Construction Safety Hits the Road
- By Jerry Laws
- May 01, 2004
PRIME paving season is here for much of the United States, causing highway
work zones to sprout and renewing efforts to spread the gospel of safety to
workers and motorists alike. To publicize National Work Zone Awareness Week 2004
in April, sponsors put a desk out on I-95 to show that real, live workers are at
risk inside the zones.
Work zone safety unites the government, labor, and management. OSHA signed an
alliance last fall with The Roadway Work Zone Safety and Health Coalition, which
includes the Laborers' International Union of North America, the National
Asphalt Pavement Association, the International Union of Operating Engineers,
NIOSH, and the 5,000 members of the American Road & Transportation Builders
Association--2,000 of which are contractors. The partners agreed to develop
hazard awareness training and to educate non-English-speaking construction
workers about safe practices in work zones.
ARTBA turned a $160,000 Susan Harwood grant from OSHA into a four-hour safety
seminar this year and is taking it on the road to 15 states. ARTBA Safety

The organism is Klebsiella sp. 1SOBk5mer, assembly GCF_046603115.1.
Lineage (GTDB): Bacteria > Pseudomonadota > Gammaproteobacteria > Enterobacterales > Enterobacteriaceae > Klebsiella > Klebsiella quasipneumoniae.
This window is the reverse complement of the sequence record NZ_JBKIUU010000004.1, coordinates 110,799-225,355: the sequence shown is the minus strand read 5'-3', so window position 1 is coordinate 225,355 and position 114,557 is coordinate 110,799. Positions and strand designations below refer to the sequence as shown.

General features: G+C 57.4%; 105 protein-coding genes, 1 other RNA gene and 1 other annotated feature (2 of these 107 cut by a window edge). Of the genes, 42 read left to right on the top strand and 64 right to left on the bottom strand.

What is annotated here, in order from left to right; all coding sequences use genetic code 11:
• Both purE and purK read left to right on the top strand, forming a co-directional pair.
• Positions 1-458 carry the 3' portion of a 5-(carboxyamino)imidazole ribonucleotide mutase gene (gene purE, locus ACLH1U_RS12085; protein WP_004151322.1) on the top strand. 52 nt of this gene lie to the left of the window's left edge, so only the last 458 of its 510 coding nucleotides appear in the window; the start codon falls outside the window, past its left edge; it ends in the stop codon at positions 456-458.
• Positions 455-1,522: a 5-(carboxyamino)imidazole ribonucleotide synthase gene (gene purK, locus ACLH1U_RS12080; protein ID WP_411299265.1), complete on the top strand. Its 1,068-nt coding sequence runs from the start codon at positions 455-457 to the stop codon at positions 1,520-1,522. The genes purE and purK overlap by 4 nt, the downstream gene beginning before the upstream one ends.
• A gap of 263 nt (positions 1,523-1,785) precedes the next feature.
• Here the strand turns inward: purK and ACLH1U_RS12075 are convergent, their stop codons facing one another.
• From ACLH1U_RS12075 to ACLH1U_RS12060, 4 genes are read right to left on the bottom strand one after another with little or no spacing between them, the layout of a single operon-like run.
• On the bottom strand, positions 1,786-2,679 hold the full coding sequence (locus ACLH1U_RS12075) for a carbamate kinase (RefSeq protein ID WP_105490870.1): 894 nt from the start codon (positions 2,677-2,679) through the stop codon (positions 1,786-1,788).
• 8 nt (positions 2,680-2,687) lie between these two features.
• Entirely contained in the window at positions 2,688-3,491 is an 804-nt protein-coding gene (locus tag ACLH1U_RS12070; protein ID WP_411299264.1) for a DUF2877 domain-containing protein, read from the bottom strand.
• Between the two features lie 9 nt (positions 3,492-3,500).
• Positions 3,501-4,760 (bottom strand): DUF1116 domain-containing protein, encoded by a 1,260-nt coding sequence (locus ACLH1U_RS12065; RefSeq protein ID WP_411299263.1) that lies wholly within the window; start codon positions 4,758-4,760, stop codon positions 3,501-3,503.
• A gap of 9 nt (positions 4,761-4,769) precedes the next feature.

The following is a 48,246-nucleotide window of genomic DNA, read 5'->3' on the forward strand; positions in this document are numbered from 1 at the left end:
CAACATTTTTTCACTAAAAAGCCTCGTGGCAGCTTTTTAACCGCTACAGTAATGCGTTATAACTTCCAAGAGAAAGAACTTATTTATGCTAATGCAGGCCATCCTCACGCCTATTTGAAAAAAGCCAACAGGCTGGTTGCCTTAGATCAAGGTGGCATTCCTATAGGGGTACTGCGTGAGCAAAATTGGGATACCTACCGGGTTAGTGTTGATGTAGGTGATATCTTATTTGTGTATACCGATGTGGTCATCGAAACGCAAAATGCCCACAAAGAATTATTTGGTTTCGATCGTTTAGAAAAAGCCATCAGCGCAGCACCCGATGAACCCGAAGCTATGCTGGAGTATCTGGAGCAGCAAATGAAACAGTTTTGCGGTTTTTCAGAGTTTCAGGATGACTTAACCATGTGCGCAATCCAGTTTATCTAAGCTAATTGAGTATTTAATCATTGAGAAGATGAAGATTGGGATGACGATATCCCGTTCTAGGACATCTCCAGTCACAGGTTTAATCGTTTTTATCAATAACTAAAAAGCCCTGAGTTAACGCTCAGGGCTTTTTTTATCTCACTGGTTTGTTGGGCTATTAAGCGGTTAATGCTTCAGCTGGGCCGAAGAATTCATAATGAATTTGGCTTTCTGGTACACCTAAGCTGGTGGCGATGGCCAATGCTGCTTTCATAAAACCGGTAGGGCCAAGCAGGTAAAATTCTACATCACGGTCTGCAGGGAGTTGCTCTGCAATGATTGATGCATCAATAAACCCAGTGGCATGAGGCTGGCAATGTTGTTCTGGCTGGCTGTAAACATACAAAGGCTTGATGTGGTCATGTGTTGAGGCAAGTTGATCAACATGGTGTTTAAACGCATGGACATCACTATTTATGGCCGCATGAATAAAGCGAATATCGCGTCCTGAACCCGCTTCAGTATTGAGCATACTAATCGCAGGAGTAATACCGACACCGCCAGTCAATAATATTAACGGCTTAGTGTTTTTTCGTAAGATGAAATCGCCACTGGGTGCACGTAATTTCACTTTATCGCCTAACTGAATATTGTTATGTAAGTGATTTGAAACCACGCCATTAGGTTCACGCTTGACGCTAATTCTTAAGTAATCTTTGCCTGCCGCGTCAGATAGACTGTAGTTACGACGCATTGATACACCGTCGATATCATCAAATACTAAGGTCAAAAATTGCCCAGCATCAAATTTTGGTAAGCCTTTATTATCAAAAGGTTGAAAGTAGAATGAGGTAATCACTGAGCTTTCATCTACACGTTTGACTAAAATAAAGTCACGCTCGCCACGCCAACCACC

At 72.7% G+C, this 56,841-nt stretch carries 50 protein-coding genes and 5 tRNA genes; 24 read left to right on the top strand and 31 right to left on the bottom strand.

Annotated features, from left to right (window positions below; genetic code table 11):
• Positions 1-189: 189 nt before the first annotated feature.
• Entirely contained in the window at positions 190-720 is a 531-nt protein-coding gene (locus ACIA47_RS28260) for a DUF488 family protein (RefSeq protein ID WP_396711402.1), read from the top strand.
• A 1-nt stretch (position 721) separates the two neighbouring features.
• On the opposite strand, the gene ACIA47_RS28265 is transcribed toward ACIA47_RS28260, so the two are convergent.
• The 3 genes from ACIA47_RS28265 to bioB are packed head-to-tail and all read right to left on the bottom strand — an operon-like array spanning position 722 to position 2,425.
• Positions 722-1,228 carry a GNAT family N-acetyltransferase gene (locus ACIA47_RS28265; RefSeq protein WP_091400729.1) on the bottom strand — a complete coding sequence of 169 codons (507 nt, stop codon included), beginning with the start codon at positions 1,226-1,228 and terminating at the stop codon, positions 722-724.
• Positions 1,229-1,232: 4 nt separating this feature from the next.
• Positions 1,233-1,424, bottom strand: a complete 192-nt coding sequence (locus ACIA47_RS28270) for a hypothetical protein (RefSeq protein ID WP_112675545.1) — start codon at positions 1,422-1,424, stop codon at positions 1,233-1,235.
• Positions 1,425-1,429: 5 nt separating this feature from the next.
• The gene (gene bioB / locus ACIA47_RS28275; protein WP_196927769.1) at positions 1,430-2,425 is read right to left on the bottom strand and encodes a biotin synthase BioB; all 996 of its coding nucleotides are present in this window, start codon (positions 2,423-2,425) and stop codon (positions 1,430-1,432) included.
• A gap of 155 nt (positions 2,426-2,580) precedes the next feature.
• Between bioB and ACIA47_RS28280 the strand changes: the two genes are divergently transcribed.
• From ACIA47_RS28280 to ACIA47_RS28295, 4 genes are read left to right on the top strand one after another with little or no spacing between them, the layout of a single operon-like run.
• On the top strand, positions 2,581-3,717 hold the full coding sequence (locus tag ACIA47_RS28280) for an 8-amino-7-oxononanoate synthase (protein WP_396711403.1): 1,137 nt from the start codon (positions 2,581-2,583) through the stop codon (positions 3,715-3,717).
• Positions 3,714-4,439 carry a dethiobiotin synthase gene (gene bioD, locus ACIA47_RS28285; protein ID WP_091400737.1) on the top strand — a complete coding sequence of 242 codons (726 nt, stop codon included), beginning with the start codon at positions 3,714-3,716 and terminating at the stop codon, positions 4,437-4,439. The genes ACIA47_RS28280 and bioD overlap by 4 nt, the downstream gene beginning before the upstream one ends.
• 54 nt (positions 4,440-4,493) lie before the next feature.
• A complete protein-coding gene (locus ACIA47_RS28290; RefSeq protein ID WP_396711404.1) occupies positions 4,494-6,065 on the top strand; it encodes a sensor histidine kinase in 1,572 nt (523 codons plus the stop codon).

Director Jerry Teeler said the seminar tackles the six highest priorities
identified by CNA, one of the biggest U.S. construction insurers, as costing the
most in claims: material handling, struck-by incidents, mounting and dismounting
from equipment, on-road vehicle accidents, caught-in injuries/pinch points, and
repetitive motion injuries.
Teeler agreed there's much work to be done to raise road construction
workers' use of PPE such as high-vis apparel. "Visibility is absolutely
essential," he said before heading to the first stop, Orlando, in March.
"Another thing we're looking to do with this training is to get those (PPE
usage) numbers up with the people who are doing the work. We try to get that
done in the management commitment part of it."
Teeler joined the association in February after working in safety management
positions for contractor firms in North Carolina, Tennessee, Texas, Georgia,
Ohio, and Mexico. His fluency in Spanish is a big asset as he takes the seminar
to New England this month, then to Maryland, Michigan, Wisconsin, Minnesota,
Oklahoma, Texas, Arkansas, Colorado, Washington state, and Illinois. "Hopefully
we can extend the grant and keep it going beyond the 15 states," he said.
Many people put their sweat and money into work zone safety. ARTBA produced
an awareness program for teens and new drivers and delivered 5,000 copies
recently to safe driving groups. The association also continues to award
scholarships to youngsters of workers killed in highway zones. As 2004's paving
season dawned, about 30 kids in a dozen states had received them.
This article originally appeared in the May 2004 issue of Occupational Health & Safety.
Jerry Laws is Editor of Occupational Health & Safety magazine, which is owned by 1105 Media Inc.